What is the oldest city in the US? Photo: New York Times
What is the oldest city in the US? Photo: New York Times

What is The Oldest City In the USA?

The Roanoke colony was established in 1585, Jamestown in 1607. The pilgrims landed at Plymouth Rock in 1620. While all of these events are an important part of the nation's beginnings, none of them marked the first permanent settlement in what would later become the United States.

That distinction belongs to St. Augustine, Florida, established by the Spanish in 1565.

St. Augustine, founded in September 1565 by Don Pedro Menendez de Aviles of Spain, is the longest continually inhabited European-founded city in the United States – more commonly called the "Nation’s Oldest City."

History of St. Augustine

Photo: Time Out
Photo: Time Out

The discovery of Florida in 1513 is attributed to Juan Ponce de Leon, who served as Puerto Rico's first governor. On Easter Sunday of that year, which fell on March 27, he saw the eastern coast of Florida while on an exploratory trip in search of the fabled Bimini. Following the Spanish name for Easter, Pascua Florida, Ponce de Leon claimed Florida for the Spanish Crown and gave it that name. The majority of the known lands on the North American continent that had not been claimed by the Spanish in New Spain (Mexico and the Southwest) were included in this newly claimed territory, which extended north and west.

The Spanish government attempted to colonize Florida with no fewer than six expeditions over the course of the next fifty years, all of which were unsuccessful. At what is now Jacksonville, the French Huguenots (Protestants) were successful in establishing a fort and colony in 1564. The Spanish fleets that sailed the Gulf Stream alongside Florida's east coast in search of treasure from Central and South America were threatened by this settlement. The French incursion on Spanish-claimed territory was discovered as Don Pedro Menéndez de Avilés was assembling a fleet for an expedition to Florida. King Philip II gave Menéndez, Spain's most able admiral, the order to eliminate the threat that France posed to Spain's interests.

Menéndez arrived in Florida on September 8, 1565, amid great fanfare and cheers from 600 traveling companions. Menéndez gave the colonial settlement the name St. Augustine in honor of the saint whose feast day fell on the day he first saw land. Menéndez obeyed his king's orders with haste and diligence. He was successful in removing the French garrison thanks to his cunning military strategy and good fortune, and he then moved to solidify Spanish control over Florida's northeast coast. St. Augustine was to serve as a base for Catholic missionary settlements throughout the southeastern region of North America as well as a military outpost, or Presidio, for the defense of Florida.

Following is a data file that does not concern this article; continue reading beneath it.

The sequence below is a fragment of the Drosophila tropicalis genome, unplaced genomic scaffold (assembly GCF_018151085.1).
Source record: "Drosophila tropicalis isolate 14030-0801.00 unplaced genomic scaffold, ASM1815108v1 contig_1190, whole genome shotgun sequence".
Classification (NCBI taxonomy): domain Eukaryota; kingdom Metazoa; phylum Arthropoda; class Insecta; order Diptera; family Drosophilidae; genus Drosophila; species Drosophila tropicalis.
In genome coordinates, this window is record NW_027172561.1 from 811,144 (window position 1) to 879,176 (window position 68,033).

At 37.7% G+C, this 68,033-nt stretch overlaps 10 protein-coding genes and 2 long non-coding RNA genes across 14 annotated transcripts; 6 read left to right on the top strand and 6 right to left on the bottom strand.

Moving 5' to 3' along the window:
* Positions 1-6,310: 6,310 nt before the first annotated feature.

With the Treaty of Paris in 1763, which put an end to the French and Indian War, the British gained control of Florida and St. Augustine, accomplishing what pitched battles had been unable to. First placed under British rule, St. Augustine participated in the American Revolutionary War as a Loyalist (pro-British) colony. Florida was given back to Spain by a second Treaty of Paris (1783), which granted independence to the American colonies north of Florida in exchange for Spanish support of the Americans in their conflict with England.

The Napoleonic invasions occurred in Spain during what is known as the Second Spanish Period (1784 to 1821), and the country struggled to hold onto its colonies in the western hemisphere. Florida was no longer as significant to Spain as it once was. However, the growing United States saw the Florida peninsula as essential to its interests. Before the Americans found a way to take control of Florida, it was only a matter of time. Spanish colonies in East and West Florida as well as St. Augustine were peacefully transferred to the United States by the Adams-Onis Treaty, which was negotiated in 1819 and signed in 1821.